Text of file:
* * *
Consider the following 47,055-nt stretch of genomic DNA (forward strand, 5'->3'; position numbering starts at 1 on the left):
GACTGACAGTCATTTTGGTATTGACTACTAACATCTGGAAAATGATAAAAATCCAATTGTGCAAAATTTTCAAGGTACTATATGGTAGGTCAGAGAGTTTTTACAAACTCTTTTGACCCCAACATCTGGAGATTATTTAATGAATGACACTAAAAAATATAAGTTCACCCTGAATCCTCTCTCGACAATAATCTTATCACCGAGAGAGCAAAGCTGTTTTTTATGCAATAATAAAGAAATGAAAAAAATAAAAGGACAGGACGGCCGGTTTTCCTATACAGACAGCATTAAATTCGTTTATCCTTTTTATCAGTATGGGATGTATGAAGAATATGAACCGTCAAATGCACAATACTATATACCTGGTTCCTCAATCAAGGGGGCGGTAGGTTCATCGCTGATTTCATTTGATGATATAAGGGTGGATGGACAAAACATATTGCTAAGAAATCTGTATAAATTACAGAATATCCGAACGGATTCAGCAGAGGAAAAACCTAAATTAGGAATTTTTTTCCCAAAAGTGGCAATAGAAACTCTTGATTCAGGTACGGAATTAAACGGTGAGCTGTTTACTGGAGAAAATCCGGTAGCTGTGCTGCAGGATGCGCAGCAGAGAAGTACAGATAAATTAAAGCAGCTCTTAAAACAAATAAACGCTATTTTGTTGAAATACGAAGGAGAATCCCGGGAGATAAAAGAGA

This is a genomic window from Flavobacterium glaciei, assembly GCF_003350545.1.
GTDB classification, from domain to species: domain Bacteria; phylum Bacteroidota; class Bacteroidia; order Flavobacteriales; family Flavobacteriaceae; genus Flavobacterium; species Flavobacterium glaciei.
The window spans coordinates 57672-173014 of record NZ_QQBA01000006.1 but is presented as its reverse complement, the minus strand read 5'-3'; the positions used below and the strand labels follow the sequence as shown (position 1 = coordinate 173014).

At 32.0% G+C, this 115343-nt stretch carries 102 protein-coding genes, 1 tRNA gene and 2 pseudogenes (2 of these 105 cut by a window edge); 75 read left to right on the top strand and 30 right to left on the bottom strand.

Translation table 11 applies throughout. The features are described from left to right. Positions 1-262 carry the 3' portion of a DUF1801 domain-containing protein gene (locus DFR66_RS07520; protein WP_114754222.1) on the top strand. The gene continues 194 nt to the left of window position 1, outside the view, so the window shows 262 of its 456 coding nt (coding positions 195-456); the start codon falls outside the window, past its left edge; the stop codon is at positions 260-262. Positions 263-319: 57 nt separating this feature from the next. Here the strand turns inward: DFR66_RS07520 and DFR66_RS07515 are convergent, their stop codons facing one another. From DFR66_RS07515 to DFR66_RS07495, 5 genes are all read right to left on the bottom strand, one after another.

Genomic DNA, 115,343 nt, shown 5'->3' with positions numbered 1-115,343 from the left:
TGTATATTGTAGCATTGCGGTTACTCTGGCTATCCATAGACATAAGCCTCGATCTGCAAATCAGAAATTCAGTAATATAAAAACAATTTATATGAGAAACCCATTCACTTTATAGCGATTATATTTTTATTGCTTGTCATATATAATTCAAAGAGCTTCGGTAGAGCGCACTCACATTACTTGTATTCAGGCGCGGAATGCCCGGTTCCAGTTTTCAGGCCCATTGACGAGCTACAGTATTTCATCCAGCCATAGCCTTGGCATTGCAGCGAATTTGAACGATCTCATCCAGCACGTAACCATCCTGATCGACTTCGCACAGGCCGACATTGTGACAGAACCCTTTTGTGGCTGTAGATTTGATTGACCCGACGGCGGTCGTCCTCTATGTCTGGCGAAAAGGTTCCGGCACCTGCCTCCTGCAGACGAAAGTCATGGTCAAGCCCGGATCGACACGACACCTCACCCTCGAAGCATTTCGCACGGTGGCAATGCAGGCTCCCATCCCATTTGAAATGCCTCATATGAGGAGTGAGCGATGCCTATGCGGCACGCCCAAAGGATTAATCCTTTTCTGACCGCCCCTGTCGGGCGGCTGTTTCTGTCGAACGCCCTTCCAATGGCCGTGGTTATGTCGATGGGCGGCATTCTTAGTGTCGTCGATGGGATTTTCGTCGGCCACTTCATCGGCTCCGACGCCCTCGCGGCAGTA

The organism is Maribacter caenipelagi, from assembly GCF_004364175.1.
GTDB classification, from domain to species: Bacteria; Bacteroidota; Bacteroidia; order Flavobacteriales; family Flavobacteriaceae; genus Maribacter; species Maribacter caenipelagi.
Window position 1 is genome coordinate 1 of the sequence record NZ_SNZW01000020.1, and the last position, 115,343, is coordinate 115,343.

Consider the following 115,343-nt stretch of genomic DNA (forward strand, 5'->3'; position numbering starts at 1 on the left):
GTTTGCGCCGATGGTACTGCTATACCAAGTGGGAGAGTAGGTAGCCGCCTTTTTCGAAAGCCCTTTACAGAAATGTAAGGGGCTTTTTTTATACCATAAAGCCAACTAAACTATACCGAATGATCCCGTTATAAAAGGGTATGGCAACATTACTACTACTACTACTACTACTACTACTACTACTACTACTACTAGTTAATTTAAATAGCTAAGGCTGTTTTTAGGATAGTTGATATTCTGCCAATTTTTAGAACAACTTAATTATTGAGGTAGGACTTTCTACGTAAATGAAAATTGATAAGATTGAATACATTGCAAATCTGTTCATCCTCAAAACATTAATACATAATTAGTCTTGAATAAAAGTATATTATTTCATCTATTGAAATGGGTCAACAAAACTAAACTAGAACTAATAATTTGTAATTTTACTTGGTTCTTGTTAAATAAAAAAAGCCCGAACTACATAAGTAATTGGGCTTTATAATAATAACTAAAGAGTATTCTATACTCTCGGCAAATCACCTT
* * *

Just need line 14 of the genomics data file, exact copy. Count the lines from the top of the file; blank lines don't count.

GTTTGCGCCGATGGTACTGCTATACCAAGTGGGAGAGTAGGTAGCCGCCTTTTTCGAAAGCCCTTTACAGAAATGTAAGGGGCTTTTTTTATACCATAAAGCCAACTAAACTATACCGAATGATCCCGTTATAAAAGGGTATGGCAACATTACTACTACTACTACTACTACTACTACTACTACTACTACTACTAGTTAATTTAAATAGCTAAGGCTGTTTTTAGGATAGTTGATATTCTGCCAATTTTTAGAACAACTTAATTATTGAGGTAGGACTTTCTACGTAAATGAAAATTGATAAGATTGAATACATTGCAAATCTGTTCATCCTCAAAACATTAATACATAATTAGTCTTGAATAAAAGTATATTATTTCATCTATTGAAATGGGTCAACAAAACTAAACTAGAACTAATAATTTGTAATTTTACTTGGTTCTTGTTAAATAAAAAAAGCCCGAACTACATAAGTAATTGGGCTTTATAATAATAACTAAAGAGTATTCTATACTCTCGGCAAATCACCTT